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Innovative strategies for building more profitable customer relationships. Published quarterly online and in print.
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The Magic Behind Customer Innovation

What’s Keeping Banks From Reaching Their Innovation Potential in Social Media?

On paper, financial institutions seem primed to excel with social customer interactions. They have large amounts of customer data at their disposal to engage and advise them via social channels. At the same time, money and finance are extremely important issues to most consumers. They use social media to share insights and learn about new products, services, and make financial decisions.

Every day, consumers sign up for tools such as electronic transfers, mobile check deposits, online branch and ATM locators, and other digital applications they find convenient and valuable. Younger, digital-native consumers are approaching banking age, searching for banks that will meet their interaction preferences.

In addition, the banking industry has been working to break away from its less-than-stellar reputation with consumers. Social media offers ways to make genuine connections with consumers in an effective and cost-efficient way, all while strengthening individual relationships.

Advanced social media strategy therefore seems like a natural extension of a bank's customer experience strategy.

But the fact is that banks aren't doing much beyond just being present on social media sites. Sure, many banks have Facebook or Twitter pages to broadcast PR or marketing messages and monitor customer complaints. But you'd be hard pressed to find much more than that.

What's holding banks back from advanced social media activities? The simple answer is that it's challenging, and without a proven go-to strategy for social media in banking, the ROI is not always obvious. Many banks choose to maintain the status quo rather than try to innovate with an unproven strategy. We think that's a lost opportunity to build revenue, trust, and long-term relationship strength with banking consumers. It's time for banks to dip more than a toe in the water if they want to reap the potential rewards of social media strategy.

Social media obstacles
Many in the financial world offer excuses for why they don't innovate through the social media channel. All can be overcome. A few common challenges:

  1. Compliance and regulations
    The banking industry is a regulatory minefield. Banks must deal with laws pertaining to the use of customer data, privacy requirements, records retention, and even interactions that may be construed as investment advice. As such, they are very cautious about doing much more than the basics regarding social media.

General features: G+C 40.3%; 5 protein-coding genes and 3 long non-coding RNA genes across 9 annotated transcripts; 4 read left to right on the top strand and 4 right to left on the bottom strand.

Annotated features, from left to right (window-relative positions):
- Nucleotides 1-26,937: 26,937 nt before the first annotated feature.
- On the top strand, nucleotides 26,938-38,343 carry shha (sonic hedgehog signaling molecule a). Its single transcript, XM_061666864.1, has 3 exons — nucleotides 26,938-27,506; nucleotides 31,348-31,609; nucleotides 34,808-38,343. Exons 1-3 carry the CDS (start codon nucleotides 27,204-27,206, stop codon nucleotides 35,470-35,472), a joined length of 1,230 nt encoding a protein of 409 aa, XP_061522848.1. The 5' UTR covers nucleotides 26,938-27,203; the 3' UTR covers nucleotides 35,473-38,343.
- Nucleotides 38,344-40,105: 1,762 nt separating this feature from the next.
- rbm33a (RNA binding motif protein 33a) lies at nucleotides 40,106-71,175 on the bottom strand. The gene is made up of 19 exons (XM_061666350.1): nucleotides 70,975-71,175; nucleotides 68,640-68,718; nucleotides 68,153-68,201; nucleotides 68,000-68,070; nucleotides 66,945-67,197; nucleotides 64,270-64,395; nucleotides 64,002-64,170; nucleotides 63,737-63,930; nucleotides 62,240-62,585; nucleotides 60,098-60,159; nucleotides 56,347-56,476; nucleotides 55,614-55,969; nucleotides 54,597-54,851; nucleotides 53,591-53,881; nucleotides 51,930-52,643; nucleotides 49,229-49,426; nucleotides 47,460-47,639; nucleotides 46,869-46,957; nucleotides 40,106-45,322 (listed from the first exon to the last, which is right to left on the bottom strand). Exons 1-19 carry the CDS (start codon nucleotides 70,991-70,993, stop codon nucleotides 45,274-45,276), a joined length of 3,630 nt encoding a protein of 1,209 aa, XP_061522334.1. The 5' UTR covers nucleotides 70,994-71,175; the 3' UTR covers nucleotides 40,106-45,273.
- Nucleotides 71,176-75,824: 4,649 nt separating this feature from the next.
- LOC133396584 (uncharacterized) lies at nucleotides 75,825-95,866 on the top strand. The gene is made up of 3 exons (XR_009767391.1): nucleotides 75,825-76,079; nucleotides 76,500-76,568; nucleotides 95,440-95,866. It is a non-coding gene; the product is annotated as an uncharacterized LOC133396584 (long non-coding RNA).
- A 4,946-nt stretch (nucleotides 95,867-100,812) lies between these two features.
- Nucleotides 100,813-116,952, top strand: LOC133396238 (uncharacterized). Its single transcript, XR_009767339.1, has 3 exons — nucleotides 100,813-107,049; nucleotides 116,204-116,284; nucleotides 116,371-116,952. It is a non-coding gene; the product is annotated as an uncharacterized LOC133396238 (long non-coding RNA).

We think that challenge can be overcome with a strategic approach to social media participation. It starts by establishing policies designed to manage internal and external social media "rules of engagement." Set expectations right from the start about the types of conversations you will have in your different social media accounts. Move to more appropriate channels if escalation is needed. Create employee guidelines for participation and train the staff on social media compliance, so they will feel comfortable knowing their boundaries. And recognize and share great social media interactions to encourage others to participate.

  2. Lack of proven ROI
    As with all new and disruptive technologies, banks struggle to determine the value of their social media activities and ultimately, their ROI. They are unsure how much likes, fans, and followers actually contribute to the business fundamentals.

    ROI is possible in social media, if measurable goals and objectives are defined. We recommend the following framework:

    • Define SMART (specific, measurable, attainable, relevant, timely) social media objectives and KPIs that are aligned to corporate goals and target segments. For example, one bank's corporate goal may be to generate leads in its youth segment. The specific social media objective would be to generate 10 percent of overall leads in the youth segment from social media over a six-month period by driving traffic to bank-owned channels such as its website, call center, or branch. When new customers sign up, the bank can ask customers if they used social media in their search and consideration process. Then it can measure leads generated through social media as a core KPI.